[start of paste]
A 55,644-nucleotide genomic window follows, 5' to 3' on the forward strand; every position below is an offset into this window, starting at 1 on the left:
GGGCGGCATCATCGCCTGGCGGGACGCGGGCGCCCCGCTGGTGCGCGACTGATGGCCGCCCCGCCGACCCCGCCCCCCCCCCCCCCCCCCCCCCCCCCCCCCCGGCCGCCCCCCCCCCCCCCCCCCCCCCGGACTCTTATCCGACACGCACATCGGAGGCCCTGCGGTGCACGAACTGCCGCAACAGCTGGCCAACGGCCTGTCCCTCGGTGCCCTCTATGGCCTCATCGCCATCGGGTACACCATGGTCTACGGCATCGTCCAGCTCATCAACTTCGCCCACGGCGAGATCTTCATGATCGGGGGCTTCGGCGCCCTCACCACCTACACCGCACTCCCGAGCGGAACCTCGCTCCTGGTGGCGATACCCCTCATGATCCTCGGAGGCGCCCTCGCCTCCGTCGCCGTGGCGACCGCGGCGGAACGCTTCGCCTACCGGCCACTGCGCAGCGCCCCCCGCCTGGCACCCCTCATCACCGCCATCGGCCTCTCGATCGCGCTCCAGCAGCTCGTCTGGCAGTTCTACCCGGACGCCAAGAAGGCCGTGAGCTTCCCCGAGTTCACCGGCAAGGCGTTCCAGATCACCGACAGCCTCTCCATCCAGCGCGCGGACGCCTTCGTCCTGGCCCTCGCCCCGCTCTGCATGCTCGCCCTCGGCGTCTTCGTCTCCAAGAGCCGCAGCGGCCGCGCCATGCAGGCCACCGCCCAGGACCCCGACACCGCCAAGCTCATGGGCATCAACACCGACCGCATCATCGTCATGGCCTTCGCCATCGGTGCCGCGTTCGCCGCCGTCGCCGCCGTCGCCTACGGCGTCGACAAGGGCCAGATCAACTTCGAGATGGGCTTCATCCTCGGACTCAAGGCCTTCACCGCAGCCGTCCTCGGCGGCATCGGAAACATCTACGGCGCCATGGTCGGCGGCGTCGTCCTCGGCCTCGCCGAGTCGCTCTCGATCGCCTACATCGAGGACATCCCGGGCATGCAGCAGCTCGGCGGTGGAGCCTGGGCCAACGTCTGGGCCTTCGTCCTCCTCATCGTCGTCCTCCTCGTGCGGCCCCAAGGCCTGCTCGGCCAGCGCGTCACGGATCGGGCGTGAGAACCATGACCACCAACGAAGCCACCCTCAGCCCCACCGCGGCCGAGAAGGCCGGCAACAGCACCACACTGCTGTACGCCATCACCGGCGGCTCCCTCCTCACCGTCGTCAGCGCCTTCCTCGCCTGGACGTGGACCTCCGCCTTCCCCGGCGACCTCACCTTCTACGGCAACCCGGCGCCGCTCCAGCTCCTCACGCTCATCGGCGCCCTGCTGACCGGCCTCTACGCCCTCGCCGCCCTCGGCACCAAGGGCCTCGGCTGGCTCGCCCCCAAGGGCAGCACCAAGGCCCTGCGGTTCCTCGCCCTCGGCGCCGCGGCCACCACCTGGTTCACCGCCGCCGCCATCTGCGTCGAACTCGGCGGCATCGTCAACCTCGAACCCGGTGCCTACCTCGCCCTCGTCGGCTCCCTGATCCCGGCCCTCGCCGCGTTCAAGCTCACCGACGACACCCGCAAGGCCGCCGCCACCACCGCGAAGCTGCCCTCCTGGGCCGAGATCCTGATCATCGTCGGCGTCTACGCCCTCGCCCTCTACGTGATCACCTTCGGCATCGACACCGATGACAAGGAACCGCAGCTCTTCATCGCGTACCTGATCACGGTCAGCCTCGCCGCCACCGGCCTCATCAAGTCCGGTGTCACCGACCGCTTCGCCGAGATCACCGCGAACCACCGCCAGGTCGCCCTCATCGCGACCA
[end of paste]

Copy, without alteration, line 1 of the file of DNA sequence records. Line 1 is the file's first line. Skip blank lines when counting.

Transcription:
A 55,644-nucleotide genomic window follows, 5' to 3' on the forward strand; every position below is an offset into this window, starting at 1 on the left: